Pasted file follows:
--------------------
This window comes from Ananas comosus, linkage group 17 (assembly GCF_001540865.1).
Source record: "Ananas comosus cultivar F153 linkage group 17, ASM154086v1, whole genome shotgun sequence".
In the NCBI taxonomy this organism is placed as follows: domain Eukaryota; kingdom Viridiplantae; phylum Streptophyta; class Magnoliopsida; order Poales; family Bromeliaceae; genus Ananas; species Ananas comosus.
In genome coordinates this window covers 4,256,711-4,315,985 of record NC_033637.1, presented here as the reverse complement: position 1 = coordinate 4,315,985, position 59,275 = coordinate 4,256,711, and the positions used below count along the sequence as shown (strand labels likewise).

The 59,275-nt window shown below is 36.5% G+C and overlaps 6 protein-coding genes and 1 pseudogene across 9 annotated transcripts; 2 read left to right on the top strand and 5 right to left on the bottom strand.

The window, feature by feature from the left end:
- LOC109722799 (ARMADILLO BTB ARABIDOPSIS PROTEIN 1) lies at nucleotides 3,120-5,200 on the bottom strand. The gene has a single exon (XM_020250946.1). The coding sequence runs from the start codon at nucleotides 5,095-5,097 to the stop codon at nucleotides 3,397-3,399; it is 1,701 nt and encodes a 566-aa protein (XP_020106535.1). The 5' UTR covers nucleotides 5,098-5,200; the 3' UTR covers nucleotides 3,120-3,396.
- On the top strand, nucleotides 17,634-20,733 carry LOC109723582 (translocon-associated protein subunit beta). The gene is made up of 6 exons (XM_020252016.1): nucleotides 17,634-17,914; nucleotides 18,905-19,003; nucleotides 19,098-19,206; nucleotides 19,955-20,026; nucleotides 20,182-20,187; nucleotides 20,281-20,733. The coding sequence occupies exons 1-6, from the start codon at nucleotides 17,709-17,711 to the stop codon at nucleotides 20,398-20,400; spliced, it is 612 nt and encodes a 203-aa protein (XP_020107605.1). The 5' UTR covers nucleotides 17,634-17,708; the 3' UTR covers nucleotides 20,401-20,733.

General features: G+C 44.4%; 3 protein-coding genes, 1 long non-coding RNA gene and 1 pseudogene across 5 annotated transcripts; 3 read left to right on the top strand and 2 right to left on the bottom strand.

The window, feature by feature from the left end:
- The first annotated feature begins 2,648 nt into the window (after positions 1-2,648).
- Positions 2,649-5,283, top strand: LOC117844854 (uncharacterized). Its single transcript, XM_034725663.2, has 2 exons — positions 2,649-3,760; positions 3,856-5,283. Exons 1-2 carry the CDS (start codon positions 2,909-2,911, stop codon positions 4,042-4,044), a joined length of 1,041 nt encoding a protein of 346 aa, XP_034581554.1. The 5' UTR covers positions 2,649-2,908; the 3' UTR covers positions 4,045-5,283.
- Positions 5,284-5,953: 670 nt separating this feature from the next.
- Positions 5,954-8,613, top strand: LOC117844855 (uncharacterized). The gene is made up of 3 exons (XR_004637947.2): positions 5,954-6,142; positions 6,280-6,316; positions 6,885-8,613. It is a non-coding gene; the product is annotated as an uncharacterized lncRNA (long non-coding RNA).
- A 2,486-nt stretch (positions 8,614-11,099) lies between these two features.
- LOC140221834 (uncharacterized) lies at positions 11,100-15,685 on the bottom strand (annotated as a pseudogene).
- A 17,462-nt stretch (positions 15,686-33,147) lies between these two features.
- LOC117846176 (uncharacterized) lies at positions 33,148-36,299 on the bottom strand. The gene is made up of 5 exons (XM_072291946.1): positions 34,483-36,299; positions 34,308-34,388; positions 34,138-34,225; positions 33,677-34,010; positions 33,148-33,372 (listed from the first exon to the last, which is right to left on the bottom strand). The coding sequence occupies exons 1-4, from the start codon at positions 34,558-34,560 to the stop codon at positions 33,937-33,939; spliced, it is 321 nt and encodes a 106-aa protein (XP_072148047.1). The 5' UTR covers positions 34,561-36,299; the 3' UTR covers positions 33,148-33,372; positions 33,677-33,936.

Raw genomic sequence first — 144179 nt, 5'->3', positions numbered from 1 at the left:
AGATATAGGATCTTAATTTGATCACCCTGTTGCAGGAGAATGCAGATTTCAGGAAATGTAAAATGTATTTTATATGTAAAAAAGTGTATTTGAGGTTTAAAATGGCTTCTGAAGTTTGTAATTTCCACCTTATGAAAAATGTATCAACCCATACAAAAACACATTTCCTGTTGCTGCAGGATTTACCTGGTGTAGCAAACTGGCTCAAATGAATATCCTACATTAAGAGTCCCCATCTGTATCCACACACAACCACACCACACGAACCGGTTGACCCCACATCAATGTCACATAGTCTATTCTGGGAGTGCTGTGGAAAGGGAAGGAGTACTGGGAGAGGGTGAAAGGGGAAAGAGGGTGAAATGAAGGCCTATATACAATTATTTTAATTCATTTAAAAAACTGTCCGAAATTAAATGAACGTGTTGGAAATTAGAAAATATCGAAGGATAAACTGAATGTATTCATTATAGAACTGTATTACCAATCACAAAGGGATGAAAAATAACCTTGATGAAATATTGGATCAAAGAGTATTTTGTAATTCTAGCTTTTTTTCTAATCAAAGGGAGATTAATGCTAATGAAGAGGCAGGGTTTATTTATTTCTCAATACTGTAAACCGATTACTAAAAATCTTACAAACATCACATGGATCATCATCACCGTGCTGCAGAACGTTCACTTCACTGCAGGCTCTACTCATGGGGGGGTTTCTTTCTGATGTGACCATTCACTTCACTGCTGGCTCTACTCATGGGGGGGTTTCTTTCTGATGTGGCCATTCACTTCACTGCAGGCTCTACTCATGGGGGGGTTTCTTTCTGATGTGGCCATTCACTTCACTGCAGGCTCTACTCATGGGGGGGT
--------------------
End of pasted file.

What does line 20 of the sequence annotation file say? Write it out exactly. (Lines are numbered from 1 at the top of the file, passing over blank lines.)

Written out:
AGATATAGGATCTTAATTTGATCACCCTGTTGCAGGAGAATGCAGATTTCAGGAAATGTAAAATGTATTTTATATGTAAAAAAGTGTATTTGAGGTTTAAAATGGCTTCTGAAGTTTGTAATTTCCACCTTATGAAAAATGTATCAACCCATACAAAAACACATTTCCTGTTGCTGCAGGATTTACCTGGTGTAGCAAACTGGCTCAAATGAATATCCTACATTAAGAGTCCCCATCTGTATCCACACACAACCACACCACACGAACCGGTTGACCCCACATCAATGTCACATAGTCTATTCTGGGAGTGCTGTGGAAAGGGAAGGAGTACTGGGAGAGGGTGAAAGGGGAAAGAGGGTGAAATGAAGGCCTATATACAATTATTTTAATTCATTTAAAAAACTGTCCGAAATTAAATGAACGTGTTGGAAATTAGAAAATATCGAAGGATAAACTGAATGTATTCATTATAGAACTGTATTACCAATCACAAAGGGATGAAAAATAACCTTGATGAAATATTGGATCAAAGAGTATTTTGTAATTCTAGCTTTTTTTCTAATCAAAGGGAGATTAATGCTAATGAAGAGGCAGGGTTTATTTATTTCTCAATACTGTAAACCGATTACTAAAAATCTTACAAACATCACATGGATCATCATCACCGTGCTGCAGAACGTTCACTTCACTGCAGGCTCTACTCATGGGGGGGTTTCTTTCTGATGTGACCATTCACTTCACTGCTGGCTCTACTCATGGGGGGGTTTCTTTCTGATGTGGCCATTCACTTCACTGCAGGCTCTACTCATGGGGGGGTTTCTTTCTGATGTGGCCATTCACTTCACTGCAGGCTCTACTCATGGGGGGGT